Finding Their Way

Posted: October 02, 1998

The folks in charge of the United Way of Southeastern Pennsylvania stopped by our offices yesterday, just after kicking off another community ``day of caring'' - actually, two days of public service projects intended both to help those in need and to spotlight the fact that United Way is more than just a fund-raiser.

Too often, though, fund-raising is all that comes to mind when the regional human services agency is mentioned. The folks in charge know that. The new chairman of the United Way board - the ubiquitous David L. Cohen - especially knows that. After watching the business community from a distance, when he was Mayor Rendell's No. 2 for five years, Mr. Cohen says he is certain that much of the private sector remains unaware of the scope and magnitude of United Way's mission.

So while the agency is knee-deep in its annual campaign, hoping to raise more than last year's $51 million, it also is studying what its role should be in the future. How can the United Way, built on soliciting through the workplace, still raise the money it needs when corporations are doing a disappearing act and more people are free agents in the workforce?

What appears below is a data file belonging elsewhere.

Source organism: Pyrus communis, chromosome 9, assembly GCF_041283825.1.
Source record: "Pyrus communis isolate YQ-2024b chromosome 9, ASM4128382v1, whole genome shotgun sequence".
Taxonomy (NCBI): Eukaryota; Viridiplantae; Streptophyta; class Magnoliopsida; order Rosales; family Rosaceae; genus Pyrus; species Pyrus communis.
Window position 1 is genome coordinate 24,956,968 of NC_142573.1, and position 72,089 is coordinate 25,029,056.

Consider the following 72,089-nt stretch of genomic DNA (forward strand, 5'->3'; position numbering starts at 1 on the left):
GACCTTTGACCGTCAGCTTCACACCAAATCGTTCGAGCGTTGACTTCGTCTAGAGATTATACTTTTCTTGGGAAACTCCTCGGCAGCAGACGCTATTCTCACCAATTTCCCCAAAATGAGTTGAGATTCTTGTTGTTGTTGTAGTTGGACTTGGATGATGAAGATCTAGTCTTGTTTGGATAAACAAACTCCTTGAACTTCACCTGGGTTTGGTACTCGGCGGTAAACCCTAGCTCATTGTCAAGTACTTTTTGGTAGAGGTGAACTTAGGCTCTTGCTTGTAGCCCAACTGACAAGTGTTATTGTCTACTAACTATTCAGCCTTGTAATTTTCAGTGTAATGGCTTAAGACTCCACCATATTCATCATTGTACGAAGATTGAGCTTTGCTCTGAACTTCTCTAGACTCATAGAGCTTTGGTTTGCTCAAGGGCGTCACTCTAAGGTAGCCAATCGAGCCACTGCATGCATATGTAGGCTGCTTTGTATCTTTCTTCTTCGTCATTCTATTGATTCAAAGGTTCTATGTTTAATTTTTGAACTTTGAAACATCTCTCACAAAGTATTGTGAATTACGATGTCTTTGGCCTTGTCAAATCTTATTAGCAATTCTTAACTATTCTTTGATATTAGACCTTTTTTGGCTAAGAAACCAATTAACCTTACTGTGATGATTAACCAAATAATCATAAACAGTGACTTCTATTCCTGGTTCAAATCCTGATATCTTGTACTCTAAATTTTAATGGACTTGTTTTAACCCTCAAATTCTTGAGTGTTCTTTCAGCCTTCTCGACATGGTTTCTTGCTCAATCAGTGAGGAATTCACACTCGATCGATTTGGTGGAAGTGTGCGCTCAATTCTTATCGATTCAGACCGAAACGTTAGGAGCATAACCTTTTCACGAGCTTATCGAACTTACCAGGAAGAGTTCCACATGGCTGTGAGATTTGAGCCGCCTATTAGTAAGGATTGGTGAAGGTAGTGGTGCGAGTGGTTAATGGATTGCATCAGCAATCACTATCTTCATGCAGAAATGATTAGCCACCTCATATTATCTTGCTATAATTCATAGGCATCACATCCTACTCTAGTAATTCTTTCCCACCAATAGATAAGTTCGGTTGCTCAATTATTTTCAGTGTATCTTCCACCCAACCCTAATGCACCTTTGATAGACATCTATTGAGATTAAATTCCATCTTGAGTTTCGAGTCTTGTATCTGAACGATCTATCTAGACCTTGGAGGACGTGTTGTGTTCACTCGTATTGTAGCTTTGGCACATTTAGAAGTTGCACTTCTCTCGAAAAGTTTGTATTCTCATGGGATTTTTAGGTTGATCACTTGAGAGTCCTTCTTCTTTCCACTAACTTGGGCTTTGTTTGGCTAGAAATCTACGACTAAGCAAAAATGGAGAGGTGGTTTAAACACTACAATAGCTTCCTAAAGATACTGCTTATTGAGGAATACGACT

How can more donors be persuaded to support United Way's unique role as the only conduit of undesignated dollars - funds that can be invested in quiet, effective social service agencies unknown outside their neighborhoods?

These are just a couple of the issues facing United Way - and, fortunately, United Way is facing them head-on. With a refreshing candor and energy, the venerable institution seems to understand that it can't stand still.

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